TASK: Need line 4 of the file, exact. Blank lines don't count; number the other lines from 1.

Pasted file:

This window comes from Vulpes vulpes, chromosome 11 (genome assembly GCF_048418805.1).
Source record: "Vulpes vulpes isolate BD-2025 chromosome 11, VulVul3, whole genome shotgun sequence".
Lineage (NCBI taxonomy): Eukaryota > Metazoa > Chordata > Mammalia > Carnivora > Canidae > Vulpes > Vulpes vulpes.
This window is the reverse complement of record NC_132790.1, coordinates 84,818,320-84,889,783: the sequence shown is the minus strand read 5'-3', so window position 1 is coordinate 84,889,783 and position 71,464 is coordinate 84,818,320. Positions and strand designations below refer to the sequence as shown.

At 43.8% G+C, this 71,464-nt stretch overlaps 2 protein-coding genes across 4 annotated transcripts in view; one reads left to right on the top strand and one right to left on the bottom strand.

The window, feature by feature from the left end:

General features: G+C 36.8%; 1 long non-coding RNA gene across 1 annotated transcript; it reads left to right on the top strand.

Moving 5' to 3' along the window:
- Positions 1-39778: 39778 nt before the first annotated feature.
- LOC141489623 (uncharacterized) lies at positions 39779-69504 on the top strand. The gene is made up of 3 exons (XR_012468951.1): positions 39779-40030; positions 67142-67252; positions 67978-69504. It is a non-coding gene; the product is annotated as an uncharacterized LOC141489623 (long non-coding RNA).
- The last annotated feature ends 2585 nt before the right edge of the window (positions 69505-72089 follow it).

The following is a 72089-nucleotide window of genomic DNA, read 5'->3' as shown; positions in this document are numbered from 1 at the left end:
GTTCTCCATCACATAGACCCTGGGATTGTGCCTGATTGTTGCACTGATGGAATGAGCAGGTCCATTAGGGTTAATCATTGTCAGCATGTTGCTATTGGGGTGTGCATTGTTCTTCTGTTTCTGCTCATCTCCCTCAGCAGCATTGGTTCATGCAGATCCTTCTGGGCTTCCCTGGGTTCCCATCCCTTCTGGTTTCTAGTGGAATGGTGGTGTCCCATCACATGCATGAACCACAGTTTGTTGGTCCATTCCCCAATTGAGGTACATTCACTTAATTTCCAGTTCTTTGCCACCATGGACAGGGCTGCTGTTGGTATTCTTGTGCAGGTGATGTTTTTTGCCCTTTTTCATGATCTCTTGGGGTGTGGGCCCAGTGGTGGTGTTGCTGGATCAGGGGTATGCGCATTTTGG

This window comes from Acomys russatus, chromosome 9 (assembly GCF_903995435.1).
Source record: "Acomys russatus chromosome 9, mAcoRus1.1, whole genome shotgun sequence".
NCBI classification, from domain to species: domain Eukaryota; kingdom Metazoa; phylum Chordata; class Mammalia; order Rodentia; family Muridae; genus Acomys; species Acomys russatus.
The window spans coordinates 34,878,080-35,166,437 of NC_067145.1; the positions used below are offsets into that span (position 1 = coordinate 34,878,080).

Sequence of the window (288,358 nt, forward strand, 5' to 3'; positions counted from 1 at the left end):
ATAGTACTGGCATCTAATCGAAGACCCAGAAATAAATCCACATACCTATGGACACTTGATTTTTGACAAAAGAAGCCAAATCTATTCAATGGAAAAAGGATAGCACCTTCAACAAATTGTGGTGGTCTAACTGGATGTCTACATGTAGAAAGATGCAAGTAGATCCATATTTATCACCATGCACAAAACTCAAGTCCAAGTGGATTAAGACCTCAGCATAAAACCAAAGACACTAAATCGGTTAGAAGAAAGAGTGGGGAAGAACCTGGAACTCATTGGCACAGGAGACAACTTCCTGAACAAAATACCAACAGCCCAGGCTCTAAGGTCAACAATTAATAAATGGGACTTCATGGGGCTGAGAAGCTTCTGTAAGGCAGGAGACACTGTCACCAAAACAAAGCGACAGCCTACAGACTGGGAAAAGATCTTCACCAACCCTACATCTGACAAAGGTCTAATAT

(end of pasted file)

This window is the reverse complement of record NC_132790.1, coordinates 84,818,320-84,889,783: the sequence shown is the minus strand read 5'-3', so window position 1 is coordinate 84,889,783 and position 71,464 is coordinate 84,818,320. Positions and strand designations below refer to the sequence as shown.